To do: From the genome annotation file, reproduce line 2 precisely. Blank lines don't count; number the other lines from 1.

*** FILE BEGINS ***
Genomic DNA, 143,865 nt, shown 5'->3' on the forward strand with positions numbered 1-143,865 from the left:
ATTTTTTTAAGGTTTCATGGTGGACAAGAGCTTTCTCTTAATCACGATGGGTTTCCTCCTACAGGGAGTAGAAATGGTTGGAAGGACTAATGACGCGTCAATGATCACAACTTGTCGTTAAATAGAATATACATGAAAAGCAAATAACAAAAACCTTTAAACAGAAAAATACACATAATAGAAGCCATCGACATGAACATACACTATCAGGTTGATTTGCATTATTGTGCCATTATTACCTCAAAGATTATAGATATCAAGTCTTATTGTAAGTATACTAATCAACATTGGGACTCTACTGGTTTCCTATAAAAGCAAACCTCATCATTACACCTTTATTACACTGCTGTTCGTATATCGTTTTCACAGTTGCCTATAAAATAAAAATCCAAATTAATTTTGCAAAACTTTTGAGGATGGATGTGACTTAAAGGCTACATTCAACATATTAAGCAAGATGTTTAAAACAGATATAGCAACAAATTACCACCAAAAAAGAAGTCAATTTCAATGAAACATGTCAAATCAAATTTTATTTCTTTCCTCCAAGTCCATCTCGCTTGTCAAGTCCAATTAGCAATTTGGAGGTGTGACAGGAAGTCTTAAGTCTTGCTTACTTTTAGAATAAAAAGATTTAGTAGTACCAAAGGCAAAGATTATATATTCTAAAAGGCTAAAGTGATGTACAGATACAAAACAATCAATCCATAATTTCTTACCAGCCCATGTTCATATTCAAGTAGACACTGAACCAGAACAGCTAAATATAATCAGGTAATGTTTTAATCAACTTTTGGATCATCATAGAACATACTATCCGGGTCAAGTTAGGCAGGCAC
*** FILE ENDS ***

ATTTTTTTAAGGTTTCATGGTGGACAAGAGCTTTCTCTTAATCACGATGGGTTTCCTCCTACAGGGAGTAGAAATGGTTGGAAGGACTAATGACGCGTCAATGATCACAACTTGTCGTTAAATAGAATATACATGAAAAGCAAATAACAAAAACCTTTAAACAGAAAAATACACATAATAGAAGCCATCGACATGAACATACACTATCAGGTTGATTTGCATTATTGTGCCATTATTACCTCAAAGATTATAGATATCAAGTCTTATTGTAAGTATACTAATCAACATTGGGACTCTACTGGTTTCCTATAAAAGCAAACCTCATCATTACACCTTTATTACACTGCTGTTCGTATATCGTTTTCACAGTTGCCTATAAAATAAAAATCCAAATTAATTTTGCAAAACTTTTGAGGATGGATGTGACTTAAAGGCTACATTCAACATATTAAGCAAGATGTTTAAAACAGATATAGCAACAAATTACCACCAAAAAAGAAGTCAATTTCAATGAAACATGTCAAATCAAATTTTATTTCTTTCCTCCAAGTCCATCTCGCTTGTCAAGTCCAATTAGCAATTTGGAGGTGTGACAGGAAGTCTTAAGTCTTGCTTACTTTTAGAATAAAAAGATTTAGTAGTACCAAAGGCAAAGATTATATATTCTAAAAGGCTAAAGTGATGTACAGATACAAAACAATCAATCCATAATTTCTTACCAGCCCATGTTCATATTCAAGTAGACACTGAACCAGAACAGCTAAATATAATCAGGTAATGTTTTAATCAACTTTTGGATCATCATAGAACATACTATCCGGGTCAAGTTAGGCAGGCAC